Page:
The relationship between influenza antigenic drift and vaccination lies at the intersection of evolutionary biology and public health, and it must be viewed and analyzed in both contexts simultaneously. In this paper, I review what is known about the effects of antigenic drift on vaccination and the effects of vaccination on antigenic drift, and I suggest some simple ways to detect the presence of antigenic drift in seasonal influenza data. If antigenic drift occurs on the time scale of a single influenza season, it may be associated with the presence of herd immunity at the beginning of the season and may indicate a need to monitor for vaccine updates at the end of the season. The relationship between antigenic drift and vaccination must also be viewed in the context of the global circulation of influenza strains and the seeding of local and regional epidemics. In the data sets I consider - from New Zealand, New York, and France - antigenic drift can be statistically detected during some seasons, and seeding of epidemics appears to be endogenous sometimes and exogenous at other times. Improved detection of short-term antigenic drift and epidemic seeding would significantly benefit influenza monitoring efforts and vaccine selection.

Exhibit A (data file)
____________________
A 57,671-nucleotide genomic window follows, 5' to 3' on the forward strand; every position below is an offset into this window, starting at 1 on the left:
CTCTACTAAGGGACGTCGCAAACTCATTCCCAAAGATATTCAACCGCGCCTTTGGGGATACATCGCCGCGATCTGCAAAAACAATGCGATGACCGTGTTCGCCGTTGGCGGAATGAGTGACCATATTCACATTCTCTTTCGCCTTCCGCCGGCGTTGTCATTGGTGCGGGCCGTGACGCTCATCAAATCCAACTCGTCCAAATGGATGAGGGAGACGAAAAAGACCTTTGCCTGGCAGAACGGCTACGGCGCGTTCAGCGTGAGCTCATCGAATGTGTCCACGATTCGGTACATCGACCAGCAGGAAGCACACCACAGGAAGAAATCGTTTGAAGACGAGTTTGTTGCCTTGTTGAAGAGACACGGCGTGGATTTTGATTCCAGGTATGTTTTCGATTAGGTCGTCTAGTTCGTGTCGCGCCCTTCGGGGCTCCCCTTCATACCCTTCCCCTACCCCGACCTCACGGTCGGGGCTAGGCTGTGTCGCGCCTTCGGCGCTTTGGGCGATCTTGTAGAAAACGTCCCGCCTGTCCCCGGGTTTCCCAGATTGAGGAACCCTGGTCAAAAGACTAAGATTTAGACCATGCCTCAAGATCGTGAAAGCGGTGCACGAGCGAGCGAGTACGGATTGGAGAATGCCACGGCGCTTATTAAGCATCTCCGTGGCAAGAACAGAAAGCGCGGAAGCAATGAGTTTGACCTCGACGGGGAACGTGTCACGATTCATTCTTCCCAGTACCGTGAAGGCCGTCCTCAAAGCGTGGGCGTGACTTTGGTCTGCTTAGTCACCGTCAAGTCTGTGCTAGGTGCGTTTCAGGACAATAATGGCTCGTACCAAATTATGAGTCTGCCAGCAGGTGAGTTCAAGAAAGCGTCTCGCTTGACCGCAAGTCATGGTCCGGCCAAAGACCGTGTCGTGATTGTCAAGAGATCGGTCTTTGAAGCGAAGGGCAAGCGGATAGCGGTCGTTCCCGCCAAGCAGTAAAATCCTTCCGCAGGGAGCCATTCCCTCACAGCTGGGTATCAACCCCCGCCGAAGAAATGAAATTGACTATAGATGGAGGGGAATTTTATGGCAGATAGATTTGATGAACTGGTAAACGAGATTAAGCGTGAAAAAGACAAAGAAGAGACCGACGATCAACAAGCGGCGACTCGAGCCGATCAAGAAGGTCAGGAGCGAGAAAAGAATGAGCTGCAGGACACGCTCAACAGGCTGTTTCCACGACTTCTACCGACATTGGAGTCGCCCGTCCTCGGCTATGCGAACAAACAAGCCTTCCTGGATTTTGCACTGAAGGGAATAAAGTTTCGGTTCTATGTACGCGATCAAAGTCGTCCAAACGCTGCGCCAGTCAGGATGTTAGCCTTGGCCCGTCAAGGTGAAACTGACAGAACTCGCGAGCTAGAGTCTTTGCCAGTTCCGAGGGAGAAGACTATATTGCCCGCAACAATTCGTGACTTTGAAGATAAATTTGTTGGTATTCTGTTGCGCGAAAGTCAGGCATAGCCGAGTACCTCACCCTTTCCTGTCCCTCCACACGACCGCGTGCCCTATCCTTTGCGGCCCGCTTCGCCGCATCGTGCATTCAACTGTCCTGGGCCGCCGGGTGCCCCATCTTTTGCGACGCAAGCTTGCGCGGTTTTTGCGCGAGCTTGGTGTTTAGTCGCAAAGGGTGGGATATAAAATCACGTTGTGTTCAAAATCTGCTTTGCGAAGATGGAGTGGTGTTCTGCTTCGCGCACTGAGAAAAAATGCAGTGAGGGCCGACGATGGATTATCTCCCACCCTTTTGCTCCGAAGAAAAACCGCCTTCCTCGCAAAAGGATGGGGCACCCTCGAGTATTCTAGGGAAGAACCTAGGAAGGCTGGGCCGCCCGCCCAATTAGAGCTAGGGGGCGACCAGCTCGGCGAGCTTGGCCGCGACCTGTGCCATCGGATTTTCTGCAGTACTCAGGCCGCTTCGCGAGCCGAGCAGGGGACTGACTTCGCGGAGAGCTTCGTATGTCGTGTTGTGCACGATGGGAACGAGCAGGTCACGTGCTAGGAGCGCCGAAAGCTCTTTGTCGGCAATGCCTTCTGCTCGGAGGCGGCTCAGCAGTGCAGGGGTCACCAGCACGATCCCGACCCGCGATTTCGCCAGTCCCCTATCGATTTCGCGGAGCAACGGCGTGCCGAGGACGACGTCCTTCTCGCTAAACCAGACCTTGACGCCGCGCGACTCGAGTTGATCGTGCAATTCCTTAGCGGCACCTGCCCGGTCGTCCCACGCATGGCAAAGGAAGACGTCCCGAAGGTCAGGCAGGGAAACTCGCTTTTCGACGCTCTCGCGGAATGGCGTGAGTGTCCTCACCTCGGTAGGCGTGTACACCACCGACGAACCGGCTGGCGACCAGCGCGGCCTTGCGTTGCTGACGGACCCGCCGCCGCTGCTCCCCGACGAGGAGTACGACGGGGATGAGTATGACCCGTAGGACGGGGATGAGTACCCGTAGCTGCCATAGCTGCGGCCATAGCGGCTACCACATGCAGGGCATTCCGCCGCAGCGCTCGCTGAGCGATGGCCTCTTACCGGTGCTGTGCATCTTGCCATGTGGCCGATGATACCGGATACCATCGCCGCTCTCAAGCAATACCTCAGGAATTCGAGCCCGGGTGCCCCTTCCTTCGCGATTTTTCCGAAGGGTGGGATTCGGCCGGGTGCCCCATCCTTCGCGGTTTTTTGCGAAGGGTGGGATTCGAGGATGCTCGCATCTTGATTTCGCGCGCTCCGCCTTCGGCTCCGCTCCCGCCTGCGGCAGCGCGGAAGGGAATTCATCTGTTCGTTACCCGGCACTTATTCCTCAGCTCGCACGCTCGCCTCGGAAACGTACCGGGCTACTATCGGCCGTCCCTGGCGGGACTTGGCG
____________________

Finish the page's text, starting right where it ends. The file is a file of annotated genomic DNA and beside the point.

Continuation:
All Science Journal Classification (ASJC) codes
- Molecular Medicine
- Immunology and Microbiology(all)
- Public Health, Environmental and Occupational Health
- Infectious Diseases